It was written by Ben Klayman
DETROIT (Reuters) – Quality is again Job Motor at Ford Motor Co.
Ford’s new CEO, Jim Farley, taking a page from the advertising slogans of carmakers of the 1980s and ’90s, is working to curb rising warranty repair costs, a key reason for the carmaker’s financial performance in Dearborn, Michigan. He lagged behind his archivist, General Motors Co., in North America.
As part of its new efforts to reduce warranty costs, Ford has informed suppliers that it will charge them half the cost of the warranty issue in advance. Suppliers can get some of their money back if they resolve problems faster.
“What we’re striving for is to resolve the issues as quickly as possible so that these adjustments are kept to a minimum,” Kumar Galhotra, president of the Americas and International Markets Group, told Reuters. “They’re more likely to work with us.”
Ford North America CEO Lisa Drake, who is responsible for quality and bringing vehicles to market, said in the same interview that supplier contracts have always allowed for such loads.
“We never did it, and frankly, that was probably one of the reasons we became a little more uncompetitive,” he said.
Some supplier managers are concerned about pre-filling component manufacturers.
“They are putting so much pressure on their suppliers that this is causing a weakness in the supply base’s knee,” said one manager who did not ask for his identification.
But for Ford investors, action to cover the U.S. carmaker’s vehicle defects has been delayed. Ford’s warranty costs in the first nine months of 2020 were more than $ 2 billion higher than GM’s costs.
Industry officials have blamed the automaker’s higher costs for introducing several large vehicle platforms and powertrains, as well as the reasons for Takata’s airbag recall, which has now hit GM as well.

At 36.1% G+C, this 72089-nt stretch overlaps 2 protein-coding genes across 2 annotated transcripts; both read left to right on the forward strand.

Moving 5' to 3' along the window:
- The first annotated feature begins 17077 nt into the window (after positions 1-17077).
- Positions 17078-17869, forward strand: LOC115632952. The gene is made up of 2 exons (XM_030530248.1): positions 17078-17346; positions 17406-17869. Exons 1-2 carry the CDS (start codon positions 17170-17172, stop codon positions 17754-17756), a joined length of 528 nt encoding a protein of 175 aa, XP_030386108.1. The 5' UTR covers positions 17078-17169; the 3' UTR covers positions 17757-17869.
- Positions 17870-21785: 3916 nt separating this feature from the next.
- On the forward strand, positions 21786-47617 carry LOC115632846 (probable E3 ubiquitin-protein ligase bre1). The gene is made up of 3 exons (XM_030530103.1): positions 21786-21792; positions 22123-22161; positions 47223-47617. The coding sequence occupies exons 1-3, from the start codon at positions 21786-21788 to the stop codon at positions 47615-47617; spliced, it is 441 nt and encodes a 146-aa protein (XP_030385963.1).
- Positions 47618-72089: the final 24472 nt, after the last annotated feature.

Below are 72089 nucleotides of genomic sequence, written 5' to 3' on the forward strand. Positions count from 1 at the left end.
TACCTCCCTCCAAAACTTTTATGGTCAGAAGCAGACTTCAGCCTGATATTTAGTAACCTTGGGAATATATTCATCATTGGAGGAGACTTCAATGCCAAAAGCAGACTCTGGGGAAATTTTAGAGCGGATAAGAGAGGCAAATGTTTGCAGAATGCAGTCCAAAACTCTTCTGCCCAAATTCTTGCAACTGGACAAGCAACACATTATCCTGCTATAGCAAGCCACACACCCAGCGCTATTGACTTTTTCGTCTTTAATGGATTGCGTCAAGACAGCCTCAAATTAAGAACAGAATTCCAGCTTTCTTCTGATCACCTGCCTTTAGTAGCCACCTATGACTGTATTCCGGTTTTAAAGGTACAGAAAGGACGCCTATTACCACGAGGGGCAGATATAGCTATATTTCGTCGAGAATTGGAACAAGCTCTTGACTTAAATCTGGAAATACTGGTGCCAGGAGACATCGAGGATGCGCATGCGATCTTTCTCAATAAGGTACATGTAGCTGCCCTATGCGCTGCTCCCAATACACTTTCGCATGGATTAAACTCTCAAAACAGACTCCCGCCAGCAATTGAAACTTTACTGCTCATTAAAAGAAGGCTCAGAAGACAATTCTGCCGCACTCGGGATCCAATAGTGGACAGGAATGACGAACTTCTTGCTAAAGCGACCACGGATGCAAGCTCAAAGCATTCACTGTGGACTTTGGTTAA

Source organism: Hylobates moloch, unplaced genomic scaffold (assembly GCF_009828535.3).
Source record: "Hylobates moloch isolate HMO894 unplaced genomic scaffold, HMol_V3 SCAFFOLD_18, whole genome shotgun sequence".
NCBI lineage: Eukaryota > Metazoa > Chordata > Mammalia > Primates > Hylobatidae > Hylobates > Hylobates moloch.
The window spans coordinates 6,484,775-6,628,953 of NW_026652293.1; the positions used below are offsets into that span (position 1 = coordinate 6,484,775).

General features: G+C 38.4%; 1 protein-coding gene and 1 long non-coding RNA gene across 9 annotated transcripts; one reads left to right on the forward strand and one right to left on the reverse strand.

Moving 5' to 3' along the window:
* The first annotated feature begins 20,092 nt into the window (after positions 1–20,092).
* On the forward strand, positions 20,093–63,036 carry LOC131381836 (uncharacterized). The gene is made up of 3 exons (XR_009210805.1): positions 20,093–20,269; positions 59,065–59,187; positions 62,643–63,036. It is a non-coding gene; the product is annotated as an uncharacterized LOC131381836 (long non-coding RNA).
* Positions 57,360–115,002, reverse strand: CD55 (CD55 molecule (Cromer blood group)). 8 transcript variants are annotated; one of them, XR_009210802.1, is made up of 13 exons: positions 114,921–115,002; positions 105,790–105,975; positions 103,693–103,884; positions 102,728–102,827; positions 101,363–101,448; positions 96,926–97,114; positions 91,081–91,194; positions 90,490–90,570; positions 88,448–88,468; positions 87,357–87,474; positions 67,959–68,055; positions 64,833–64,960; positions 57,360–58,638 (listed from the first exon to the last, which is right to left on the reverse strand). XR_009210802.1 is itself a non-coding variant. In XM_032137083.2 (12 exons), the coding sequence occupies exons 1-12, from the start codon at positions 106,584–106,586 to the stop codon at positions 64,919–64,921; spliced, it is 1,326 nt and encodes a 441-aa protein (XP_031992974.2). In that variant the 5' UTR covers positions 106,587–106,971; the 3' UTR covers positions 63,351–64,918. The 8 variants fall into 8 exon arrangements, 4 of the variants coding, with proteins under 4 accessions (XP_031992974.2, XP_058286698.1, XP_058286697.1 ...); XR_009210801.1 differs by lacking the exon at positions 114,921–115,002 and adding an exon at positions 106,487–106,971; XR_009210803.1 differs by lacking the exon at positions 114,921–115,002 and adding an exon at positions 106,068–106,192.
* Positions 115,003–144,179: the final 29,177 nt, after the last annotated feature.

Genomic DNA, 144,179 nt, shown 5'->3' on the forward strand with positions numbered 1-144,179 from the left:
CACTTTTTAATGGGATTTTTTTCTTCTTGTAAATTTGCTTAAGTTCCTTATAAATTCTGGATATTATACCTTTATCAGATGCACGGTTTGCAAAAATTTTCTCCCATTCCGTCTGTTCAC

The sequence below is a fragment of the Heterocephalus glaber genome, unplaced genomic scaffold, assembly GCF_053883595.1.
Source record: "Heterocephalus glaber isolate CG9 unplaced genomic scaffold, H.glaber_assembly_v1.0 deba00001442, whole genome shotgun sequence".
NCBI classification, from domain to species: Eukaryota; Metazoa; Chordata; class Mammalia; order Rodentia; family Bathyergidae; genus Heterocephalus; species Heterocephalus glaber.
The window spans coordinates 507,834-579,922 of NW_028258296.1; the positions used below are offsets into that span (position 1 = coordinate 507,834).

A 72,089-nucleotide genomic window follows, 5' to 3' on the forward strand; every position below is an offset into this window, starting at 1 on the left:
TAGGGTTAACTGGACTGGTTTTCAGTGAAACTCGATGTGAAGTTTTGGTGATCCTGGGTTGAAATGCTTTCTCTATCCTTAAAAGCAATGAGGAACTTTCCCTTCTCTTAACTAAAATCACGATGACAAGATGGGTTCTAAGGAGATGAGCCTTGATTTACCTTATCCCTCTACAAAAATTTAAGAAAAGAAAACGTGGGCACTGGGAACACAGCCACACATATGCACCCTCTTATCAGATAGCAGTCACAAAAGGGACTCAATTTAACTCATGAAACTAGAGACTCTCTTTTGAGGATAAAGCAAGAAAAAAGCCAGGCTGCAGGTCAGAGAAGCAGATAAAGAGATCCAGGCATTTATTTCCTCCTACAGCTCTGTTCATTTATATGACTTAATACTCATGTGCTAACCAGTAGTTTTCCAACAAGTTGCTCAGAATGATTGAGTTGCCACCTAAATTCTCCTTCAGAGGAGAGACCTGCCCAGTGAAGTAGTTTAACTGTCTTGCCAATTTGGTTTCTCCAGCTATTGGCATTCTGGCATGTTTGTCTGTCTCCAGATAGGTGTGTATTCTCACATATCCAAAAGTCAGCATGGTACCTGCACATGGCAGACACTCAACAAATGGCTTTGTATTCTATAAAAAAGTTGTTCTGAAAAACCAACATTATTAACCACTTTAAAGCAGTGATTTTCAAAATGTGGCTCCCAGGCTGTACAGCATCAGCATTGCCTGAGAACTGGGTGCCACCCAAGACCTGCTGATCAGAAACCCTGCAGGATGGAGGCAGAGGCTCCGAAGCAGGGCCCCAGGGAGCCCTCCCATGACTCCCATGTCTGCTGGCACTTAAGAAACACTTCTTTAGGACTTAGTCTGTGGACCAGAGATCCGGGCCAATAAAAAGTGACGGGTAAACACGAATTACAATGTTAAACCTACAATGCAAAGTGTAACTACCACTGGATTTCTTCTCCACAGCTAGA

Bad suppliers from suppliers account for about one-third of Ford’s warranty costs, Drake said. The rest stems from design and manufacturing issues, Galhotra said.
Automakers “increasingly see warranty restoration as a source of revenue,” said Ann Marie Uetz, a Foley & Lardner attorney who works with automotive suppliers. “You often get a little grabbed.”
To overcome internal quality issues, Ford has assembled teams that monitor the quality of incoming parts at its plant. These teams were eliminated earlier as cost-cutting measures. Farley encourages managers to solve quality issues beyond 30 days.
Ford’s quality gap with GM has worsened over the past three years. Warranty claims have been nearly $ 2 billion since 2017, said Credit Suisse analyst Daniel Levy.
In 2012 and 2013, Ford’s warranty claims as a share of sales were below 2% each quarter, according to the industry’s Warranty Week publication. But at the end of 2018, warranty costs exceeded 3% and reached 4.3% in the second quarter of this year as total sales slipped due to the shutdown of the coronavirus.
For a graph of Ford warranty costs, click: https://tmsnrt.rs/2UiI9XP
In the first nine months of 2020, Ford’s warranty costs totaled $ 3.87 billion, while GMs accounted for $ 1.68 billion, according to official submissions.
“It can be improved,” said Eric Arnum, editor of Warranty Week about Ford. – They just have to make an effort.
Ford investors are focusing on launching the redesigned and lucrative F-150 van and the new and highly anticipated Bronco SUV, but reducing the amount spent on dealerships to repair vehicles could give a big boost to the bottom line.
“We’re striving for fully competitive warranty expenditures on collateral, and that’s next to a lot of zeros,” Farley said in a Oct. 28 earnings conference talk, arguing that it should be “punitive” to suppliers who deliver defective parts. .
Galhotra said Ford is applying the lessons learned from the mistakes made in last year’s costly presentation of the redesigned Ford Explorer SUV to keep its current launch on track.
Part of the quality effort involves reducing the complexity of the automaker’s vehicles, Farley said.
For example, the F-150 truck’s proximity key unlocks all four doors, but Farley says consumers only use it for front doors, meaning Ford can eliminate two sensors – saving on manufacturing costs and potentially reducing warranty risk.
Ford also plans to use the data collected from the vehicles to troubleshoot problems more quickly – in some cases months instead of minutes – and fix them with over-the-air software updates, Farley said.
Levy, an analyst at Credit Suisse, said investors hoped Farley could change things, but he would have to prove it.
“There has been a result in the past that Ford is underperforming and I think that is a frustration for investors,” he said.
(Report by Ben Klayman in Detroit; edited by Matthew Lewis)